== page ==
November 28, 2011
The most commonly cited barriers to HIV treatment adherence include stress, substance use' and medication beliefs. In the current study, researchers used longitudinal techniques to examine the temporal relationship between these barriers and regimen adherence among clients attending treatment adherence support groups in New York state.
In all, 4,155 interview pairs were analyzed across three interview transitions. Multinomial models were created with four-category change-based independent variables (e.g., low stress at both interviews; low stress at interview 1 and high stress at interview 2; high stress at interview 1 and low stress at interview 2; and high stress at both interviews) that predicted a similarly constructed four-category adherence change variable.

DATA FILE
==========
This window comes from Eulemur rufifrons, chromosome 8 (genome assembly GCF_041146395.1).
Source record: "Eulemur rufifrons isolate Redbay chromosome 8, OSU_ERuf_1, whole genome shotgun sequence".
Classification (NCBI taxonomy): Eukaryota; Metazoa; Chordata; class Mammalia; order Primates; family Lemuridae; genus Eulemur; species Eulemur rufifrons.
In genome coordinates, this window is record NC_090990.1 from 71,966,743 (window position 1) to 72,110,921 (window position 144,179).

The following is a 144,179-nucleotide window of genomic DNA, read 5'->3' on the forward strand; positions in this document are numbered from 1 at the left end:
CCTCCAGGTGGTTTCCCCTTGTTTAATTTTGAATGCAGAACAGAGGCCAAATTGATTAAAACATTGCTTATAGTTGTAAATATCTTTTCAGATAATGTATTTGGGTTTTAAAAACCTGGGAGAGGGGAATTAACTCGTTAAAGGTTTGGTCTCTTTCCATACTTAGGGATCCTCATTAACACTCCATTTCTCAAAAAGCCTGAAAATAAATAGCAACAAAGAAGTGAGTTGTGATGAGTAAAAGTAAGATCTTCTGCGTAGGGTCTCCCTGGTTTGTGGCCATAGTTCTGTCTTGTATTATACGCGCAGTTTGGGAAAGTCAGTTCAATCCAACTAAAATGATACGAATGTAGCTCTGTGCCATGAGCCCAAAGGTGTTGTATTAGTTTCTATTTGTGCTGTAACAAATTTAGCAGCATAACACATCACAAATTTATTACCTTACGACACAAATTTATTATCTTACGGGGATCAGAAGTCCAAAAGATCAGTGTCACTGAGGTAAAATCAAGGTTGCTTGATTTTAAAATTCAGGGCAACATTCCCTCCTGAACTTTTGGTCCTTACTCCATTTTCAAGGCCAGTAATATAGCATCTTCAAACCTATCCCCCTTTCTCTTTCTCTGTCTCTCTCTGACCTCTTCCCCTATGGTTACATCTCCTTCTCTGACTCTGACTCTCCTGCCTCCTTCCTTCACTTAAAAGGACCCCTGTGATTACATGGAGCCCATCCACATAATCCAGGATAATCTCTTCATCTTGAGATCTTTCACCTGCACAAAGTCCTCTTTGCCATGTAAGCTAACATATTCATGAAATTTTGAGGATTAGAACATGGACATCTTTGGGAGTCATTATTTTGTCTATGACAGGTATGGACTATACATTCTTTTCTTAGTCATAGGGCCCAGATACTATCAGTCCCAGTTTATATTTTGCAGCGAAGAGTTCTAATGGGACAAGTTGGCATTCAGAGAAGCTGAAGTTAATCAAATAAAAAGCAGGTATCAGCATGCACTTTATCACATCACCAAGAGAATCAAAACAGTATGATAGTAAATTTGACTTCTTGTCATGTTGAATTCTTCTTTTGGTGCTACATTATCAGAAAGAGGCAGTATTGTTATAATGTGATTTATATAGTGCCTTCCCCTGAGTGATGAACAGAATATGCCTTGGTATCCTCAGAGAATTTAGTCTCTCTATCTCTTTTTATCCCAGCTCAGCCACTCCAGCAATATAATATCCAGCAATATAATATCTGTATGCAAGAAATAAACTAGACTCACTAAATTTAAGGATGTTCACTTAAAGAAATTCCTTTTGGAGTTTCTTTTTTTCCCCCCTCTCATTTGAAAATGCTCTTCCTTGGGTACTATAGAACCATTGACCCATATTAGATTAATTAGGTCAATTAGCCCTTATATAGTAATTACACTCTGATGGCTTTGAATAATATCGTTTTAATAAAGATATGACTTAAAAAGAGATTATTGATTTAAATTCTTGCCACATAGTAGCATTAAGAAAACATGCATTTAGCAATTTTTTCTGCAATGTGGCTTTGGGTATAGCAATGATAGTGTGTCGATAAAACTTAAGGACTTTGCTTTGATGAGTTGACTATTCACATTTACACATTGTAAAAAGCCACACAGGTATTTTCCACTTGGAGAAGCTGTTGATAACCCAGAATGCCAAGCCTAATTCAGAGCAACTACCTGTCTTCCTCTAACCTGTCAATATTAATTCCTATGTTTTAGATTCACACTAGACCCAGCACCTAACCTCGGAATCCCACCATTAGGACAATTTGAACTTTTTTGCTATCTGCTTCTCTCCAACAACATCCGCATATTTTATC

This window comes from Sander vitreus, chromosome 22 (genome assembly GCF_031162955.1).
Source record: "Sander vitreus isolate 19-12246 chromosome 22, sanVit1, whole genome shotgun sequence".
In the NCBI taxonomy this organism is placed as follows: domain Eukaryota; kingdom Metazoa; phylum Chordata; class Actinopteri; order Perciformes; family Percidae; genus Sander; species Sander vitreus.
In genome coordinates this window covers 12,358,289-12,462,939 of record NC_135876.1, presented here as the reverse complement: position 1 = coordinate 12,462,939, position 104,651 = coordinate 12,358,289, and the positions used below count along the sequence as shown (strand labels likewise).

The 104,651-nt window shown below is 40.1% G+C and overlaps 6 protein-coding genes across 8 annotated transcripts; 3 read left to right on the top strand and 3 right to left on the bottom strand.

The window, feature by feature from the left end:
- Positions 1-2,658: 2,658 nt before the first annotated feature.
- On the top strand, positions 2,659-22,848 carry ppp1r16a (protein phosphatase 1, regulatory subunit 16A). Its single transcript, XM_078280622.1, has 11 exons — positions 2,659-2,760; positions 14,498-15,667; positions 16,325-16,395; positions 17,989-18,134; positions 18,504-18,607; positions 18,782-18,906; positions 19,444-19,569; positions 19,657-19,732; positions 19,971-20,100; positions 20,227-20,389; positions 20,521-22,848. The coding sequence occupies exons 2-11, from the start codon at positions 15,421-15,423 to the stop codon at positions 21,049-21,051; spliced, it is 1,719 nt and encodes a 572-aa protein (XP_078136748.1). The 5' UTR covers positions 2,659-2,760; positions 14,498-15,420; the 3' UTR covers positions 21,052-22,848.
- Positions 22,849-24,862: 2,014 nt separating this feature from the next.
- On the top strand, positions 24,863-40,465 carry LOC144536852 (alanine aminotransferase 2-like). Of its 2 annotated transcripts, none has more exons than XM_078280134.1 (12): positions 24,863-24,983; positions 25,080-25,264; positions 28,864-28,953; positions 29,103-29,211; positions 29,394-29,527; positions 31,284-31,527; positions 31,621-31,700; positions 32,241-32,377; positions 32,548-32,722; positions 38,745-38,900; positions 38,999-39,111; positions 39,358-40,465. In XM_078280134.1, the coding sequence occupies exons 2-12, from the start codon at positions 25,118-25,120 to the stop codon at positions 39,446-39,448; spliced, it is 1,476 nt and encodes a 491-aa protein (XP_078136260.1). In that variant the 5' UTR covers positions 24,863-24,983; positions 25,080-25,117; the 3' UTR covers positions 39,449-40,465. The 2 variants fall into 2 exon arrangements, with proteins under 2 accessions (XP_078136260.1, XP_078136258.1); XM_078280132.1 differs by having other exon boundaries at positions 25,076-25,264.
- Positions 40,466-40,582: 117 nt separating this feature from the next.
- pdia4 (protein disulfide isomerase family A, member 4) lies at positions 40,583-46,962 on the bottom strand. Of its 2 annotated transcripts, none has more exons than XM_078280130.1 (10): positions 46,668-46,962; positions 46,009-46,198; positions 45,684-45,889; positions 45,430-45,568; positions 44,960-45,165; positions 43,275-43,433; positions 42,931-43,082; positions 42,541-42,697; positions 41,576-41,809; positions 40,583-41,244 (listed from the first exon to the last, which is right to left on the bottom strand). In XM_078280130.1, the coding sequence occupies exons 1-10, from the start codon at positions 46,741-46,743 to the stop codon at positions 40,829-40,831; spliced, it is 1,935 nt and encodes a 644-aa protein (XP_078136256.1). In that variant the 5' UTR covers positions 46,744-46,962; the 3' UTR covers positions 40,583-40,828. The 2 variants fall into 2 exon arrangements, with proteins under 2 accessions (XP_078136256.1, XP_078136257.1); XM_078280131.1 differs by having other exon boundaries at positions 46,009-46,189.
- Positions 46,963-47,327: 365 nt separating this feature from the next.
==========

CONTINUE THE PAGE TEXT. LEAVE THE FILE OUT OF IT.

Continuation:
"Clients who reported positive changes in stress, substance use or medication beliefs were more likely to change from being nonadherent to being adherent, while clients who reported negative changes were more likely to change from being adherent to being nonadherent," the authors concluded. "To improve or maintain adherence over time, strategies should be used that facilitate positive changes -- and prevent negative changes -- in stress, substance use, and medication beliefs."
AIDS and Behavior
10.2011; Vol. 15; No. 7: P. 1416-1428; Tyler French; James Tesoriero; Bruce Agins
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